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Fig. 7

The calculated phase diagrams of the initial modes of instabilities in film-substrate systems with λp=2 (a) and λp=3 (b), respectively. Comparison of the experimentally observed instabilities and the calculated phase diagram of instabilities in a film-substrate system with λp=2 is plotted in (a).

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Fig. 10

A finite-element model for calculating the elastic energy of the delaminated buckled state transited from the wrinkled state (a). The calculated potential energy difference between the delaminated buckled and the corresponding wrinkled states as functions of the applied compressive strain and delaminated length (b). The calculated critical strain for the delaminated buckling instability transited from the wrinkling instability (c). It is higher than the critical strain for wrinkling instability.

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Fig. 11

The evolution of potential energies of film-substrate systems from wrinkling to various advanced modes of instabilities calculated by finite element models: from wrinkling to delaminated buckling and period-doubling at λp=1 (a), from wrinkling to delaminated buckling and folding at λp=1 (b), and from wrinkling to delaminated buckling and localized ridge at λp=2 (c). At sufficiently low values of Γ/(μsHf), the delaminated buckling can precede other advanced modes of instabilities.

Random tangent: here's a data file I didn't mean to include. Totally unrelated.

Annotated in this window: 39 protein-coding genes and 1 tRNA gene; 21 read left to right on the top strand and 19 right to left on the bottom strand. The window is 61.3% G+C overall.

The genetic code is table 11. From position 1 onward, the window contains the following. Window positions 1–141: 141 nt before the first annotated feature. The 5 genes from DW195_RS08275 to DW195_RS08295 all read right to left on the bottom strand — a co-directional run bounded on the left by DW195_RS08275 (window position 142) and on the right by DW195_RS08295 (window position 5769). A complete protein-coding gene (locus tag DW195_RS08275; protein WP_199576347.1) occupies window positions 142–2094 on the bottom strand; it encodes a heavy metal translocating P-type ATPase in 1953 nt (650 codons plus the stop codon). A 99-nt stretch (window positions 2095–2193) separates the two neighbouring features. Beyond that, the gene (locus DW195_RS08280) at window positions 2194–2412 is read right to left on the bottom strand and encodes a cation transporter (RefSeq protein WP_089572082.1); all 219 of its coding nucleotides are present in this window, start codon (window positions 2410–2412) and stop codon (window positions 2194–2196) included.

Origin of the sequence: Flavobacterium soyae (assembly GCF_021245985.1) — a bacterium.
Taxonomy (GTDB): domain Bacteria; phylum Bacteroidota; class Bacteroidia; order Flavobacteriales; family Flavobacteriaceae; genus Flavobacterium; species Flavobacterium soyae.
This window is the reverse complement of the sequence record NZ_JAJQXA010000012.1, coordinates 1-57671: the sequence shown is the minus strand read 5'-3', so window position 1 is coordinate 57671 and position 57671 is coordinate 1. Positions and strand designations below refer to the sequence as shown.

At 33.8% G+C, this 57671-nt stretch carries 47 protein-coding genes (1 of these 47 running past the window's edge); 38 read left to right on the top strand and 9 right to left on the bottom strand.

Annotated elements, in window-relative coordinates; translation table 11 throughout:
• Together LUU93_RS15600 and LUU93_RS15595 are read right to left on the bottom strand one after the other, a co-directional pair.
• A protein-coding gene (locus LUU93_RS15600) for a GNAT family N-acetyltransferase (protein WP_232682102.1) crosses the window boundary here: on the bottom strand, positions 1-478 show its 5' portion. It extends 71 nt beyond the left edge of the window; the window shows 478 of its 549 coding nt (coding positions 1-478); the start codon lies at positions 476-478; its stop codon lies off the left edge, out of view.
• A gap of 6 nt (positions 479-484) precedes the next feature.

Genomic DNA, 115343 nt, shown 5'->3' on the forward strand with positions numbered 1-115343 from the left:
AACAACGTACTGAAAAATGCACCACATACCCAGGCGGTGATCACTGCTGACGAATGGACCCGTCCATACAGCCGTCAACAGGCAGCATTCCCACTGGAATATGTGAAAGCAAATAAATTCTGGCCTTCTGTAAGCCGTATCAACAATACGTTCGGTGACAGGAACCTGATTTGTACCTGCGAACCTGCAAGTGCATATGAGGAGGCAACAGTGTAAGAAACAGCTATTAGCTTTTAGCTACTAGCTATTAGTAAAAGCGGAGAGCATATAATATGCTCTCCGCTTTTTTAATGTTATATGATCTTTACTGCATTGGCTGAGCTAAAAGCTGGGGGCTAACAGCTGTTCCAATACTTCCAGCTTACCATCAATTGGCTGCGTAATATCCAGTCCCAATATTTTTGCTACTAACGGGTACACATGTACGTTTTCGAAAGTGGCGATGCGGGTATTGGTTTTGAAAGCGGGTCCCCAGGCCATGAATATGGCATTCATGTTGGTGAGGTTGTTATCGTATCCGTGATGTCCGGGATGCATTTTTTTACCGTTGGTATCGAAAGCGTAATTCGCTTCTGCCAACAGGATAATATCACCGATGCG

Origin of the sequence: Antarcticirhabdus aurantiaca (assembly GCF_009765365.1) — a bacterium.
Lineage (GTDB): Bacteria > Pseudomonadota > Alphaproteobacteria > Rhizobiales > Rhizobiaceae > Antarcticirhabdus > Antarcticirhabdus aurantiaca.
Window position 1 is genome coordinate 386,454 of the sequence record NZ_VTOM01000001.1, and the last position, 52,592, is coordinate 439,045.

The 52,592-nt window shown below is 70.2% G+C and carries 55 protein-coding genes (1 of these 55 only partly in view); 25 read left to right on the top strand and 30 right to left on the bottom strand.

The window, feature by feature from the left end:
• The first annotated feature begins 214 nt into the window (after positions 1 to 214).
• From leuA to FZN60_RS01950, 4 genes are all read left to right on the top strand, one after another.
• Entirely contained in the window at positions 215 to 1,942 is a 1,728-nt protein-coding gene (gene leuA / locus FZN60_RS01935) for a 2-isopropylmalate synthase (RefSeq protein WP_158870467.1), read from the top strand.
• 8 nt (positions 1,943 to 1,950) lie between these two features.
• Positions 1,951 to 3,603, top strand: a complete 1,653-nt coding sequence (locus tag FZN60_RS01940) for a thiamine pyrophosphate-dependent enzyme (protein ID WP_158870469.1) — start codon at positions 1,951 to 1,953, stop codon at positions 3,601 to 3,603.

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Fig. 12

The calculated phase diagrams of advanced modes of instabilities transited from the wrinkling instability in film-substrate systems with λp=1 (a) and λp=2 (b)

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Fig. 13

The nominal stress versus stretch curve of the Sylgard films used in the current study under uniaxial tension. When the stretch is lower than 2.2, the Sylgard films follow the neo-Hookean law.